Boffins aim for clockless chip

With no clock, it Hertz less...
Written by Ben King, Contributor

With no clock, it Hertz less...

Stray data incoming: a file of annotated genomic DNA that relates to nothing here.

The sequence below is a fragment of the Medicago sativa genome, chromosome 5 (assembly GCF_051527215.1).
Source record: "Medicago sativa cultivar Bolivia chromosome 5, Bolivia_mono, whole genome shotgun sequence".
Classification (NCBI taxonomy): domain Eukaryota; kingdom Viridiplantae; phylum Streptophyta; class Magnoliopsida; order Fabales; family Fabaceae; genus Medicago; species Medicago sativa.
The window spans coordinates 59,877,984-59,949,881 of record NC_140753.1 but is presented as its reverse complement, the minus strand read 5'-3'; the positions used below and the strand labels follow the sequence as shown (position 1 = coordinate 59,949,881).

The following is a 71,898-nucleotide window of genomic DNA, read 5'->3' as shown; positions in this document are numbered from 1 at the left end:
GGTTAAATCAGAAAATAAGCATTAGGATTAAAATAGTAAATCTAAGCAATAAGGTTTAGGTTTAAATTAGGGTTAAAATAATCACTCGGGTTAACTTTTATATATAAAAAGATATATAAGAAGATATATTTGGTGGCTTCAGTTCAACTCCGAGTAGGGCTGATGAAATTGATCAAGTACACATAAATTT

A team of researchers at Manchester University is aiming to develop a new version of the ARM chip without a "clock". The project is lead by Steve Furber, Professor of Computer Engineering at Manchester University, is to develop the Acorn RISC processor which became the basis of the ARM processors. Furber's team is planning to spin out as a commercial operation, Self-Timed Solutions, with a product aimed at the growing smart card market, according to the Electronic Engineering Times. Known as Amulet, the device belongs to a family of processors which has promised much, but thus far failed to deliver. The concept of a clockless processor has been around for a long time, but has not yet made it into large-scale commercial applications. Phillips, Sun and Intel have all experimented with them. In normal processors, all the logical operations are carried out on a fixed regular schedule determined by a clock. So in a 500MHz processor, simple operations are carried out 500 million times every second. In a clockless or "asynchronous" processor, different parts of the processor are allowed to run at their own schedule - So if they are not being used, they run on a slower clock and use less power. This makes them an attractive option for processors designed to cope with "bursty" applications where power is scarce - Mobile video-phones are a typical example. Asynchronous processors are also meant to have lower radio frequency emissions, another attractive feature for the wireless device market.
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